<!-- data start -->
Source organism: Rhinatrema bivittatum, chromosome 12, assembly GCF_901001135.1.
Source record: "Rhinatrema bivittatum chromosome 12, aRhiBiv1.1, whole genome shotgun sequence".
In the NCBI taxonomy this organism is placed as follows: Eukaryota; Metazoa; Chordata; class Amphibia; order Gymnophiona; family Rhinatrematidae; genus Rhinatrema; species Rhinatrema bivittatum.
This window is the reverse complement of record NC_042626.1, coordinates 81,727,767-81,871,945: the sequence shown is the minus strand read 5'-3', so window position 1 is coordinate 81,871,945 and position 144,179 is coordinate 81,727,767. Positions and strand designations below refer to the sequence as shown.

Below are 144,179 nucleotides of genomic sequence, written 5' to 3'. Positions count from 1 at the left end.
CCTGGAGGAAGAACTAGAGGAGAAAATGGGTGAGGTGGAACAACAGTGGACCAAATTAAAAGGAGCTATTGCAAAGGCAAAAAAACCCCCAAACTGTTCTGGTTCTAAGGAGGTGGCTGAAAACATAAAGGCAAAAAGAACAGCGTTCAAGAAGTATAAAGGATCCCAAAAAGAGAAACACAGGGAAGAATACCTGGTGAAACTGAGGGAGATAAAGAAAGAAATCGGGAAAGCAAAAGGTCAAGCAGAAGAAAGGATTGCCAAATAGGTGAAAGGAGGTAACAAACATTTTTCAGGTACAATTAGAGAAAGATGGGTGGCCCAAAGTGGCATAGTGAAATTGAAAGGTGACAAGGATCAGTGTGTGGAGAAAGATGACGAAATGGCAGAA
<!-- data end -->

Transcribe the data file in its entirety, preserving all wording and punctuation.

Source organism: Rhinatrema bivittatum, chromosome 12, assembly GCF_901001135.1.
Source record: "Rhinatrema bivittatum chromosome 12, aRhiBiv1.1, whole genome shotgun sequence".
In the NCBI taxonomy this organism is placed as follows: Eukaryota; Metazoa; Chordata; class Amphibia; order Gymnophiona; family Rhinatrematidae; genus Rhinatrema; species Rhinatrema bivittatum.
This window is the reverse complement of record NC_042626.1, coordinates 81,727,767-81,871,945: the sequence shown is the minus strand read 5'-3', so window position 1 is coordinate 81,871,945 and position 144,179 is coordinate 81,727,767. Positions and strand designations below refer to the sequence as shown.

Below are 144,179 nucleotides of genomic sequence, written 5' to 3'. Positions count from 1 at the left end.
CCTGGAGGAAGAACTAGAGGAGAAAATGGGTGAGGTGGAACAACAGTGGACCAAATTAAAAGGAGCTATTGCAAAGGCAAAAAAACCCCCAAACTGTTCTGGTTCTAAGGAGGTGGCTGAAAACATAAAGGCAAAAAGAACAGCGTTCAAGAAGTATAAAGGATCCCAAAAAGAGAAACACAGGGAAGAATACCTGGTGAAACTGAGGGAGATAAAGAAAGAAATCGGGAAAGCAAAAGGTCAAGCAGAAGAAAGGATTGCCAAATAGGTGAAAGGAGGTAACAAACATTTTTCAGGTACAATTAGAGAAAGATGGGTGGCCCAAAGTGGCATAGTGAAATTGAAAGGTGACAAGGATCAGTGTGTGGAGAAAGATGACGAAATGGCAGAA